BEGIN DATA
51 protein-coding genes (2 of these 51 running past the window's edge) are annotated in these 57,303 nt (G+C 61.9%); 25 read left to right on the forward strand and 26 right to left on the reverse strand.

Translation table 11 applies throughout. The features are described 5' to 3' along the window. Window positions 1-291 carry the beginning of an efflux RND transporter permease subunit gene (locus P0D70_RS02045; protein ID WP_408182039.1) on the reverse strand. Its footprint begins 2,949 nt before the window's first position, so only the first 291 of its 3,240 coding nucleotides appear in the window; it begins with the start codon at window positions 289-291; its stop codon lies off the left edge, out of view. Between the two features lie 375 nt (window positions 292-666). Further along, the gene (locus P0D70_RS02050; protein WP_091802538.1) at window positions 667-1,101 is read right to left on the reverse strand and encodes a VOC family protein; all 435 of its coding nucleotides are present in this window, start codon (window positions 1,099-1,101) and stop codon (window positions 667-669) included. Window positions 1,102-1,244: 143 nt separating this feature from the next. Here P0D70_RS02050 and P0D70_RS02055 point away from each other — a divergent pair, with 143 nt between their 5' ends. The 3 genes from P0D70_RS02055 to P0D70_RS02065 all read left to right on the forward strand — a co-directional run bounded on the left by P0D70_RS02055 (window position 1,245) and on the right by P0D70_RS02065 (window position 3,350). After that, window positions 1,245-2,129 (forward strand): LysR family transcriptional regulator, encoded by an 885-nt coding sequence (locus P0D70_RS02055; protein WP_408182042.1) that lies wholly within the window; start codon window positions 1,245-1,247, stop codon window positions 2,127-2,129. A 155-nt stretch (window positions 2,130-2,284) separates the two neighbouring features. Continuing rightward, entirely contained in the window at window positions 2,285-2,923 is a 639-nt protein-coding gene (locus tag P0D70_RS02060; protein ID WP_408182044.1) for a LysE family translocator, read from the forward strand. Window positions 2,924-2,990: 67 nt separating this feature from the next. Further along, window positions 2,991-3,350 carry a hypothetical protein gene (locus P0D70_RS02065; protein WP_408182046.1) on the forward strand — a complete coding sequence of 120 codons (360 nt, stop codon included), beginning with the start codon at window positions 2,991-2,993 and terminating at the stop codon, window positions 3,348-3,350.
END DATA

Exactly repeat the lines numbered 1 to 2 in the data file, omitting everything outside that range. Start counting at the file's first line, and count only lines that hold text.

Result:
51 protein-coding genes (2 of these 51 running past the window's edge) are annotated in these 57,303 nt (G+C 61.9%); 25 read left to right on the forward strand and 26 right to left on the reverse strand.

Translation table 11 applies throughout. The features are described 5' to 3' along the window. Window positions 1-291 carry the beginning of an efflux RND transporter permease subunit gene (locus P0D70_RS02045; protein ID WP_408182039.1) on the reverse strand. Its footprint begins 2,949 nt before the window's first position, so only the first 291 of its 3,240 coding nucleotides appear in the window; it begins with the start codon at window positions 289-291; its stop codon lies off the left edge, out of view. Between the two features lie 375 nt (window positions 292-666). Further along, the gene (locus P0D70_RS02050; protein WP_091802538.1) at window positions 667-1,101 is read right to left on the reverse strand and encodes a VOC family protein; all 435 of its coding nucleotides are present in this window, start codon (window positions 1,099-1,101) and stop codon (window positions 667-669) included. Window positions 1,102-1,244: 143 nt separating this feature from the next. Here P0D70_RS02050 and P0D70_RS02055 point away from each other — a divergent pair, with 143 nt between their 5' ends. The 3 genes from P0D70_RS02055 to P0D70_RS02065 all read left to right on the forward strand — a co-directional run bounded on the left by P0D70_RS02055 (window position 1,245) and on the right by P0D70_RS02065 (window position 3,350). After that, window positions 1,245-2,129 (forward strand): LysR family transcriptional regulator, encoded by an 885-nt coding sequence (locus P0D70_RS02055; protein WP_408182042.1) that lies wholly within the window; start codon window positions 1,245-1,247, stop codon window positions 2,127-2,129. A 155-nt stretch (window positions 2,130-2,284) separates the two neighbouring features. Continuing rightward, entirely contained in the window at window positions 2,285-2,923 is a 639-nt protein-coding gene (locus tag P0D70_RS02060; protein ID WP_408182044.1) for a LysE family translocator, read from the forward strand. Window positions 2,924-2,990: 67 nt separating this feature from the next. Further along, window positions 2,991-3,350 carry a hypothetical protein gene (locus P0D70_RS02065; protein WP_408182046.1) on the forward strand — a complete coding sequence of 120 codons (360 nt, stop codon included), beginning with the start codon at window positions 2,991-2,993 and terminating at the stop codon, window positions 3,348-3,350.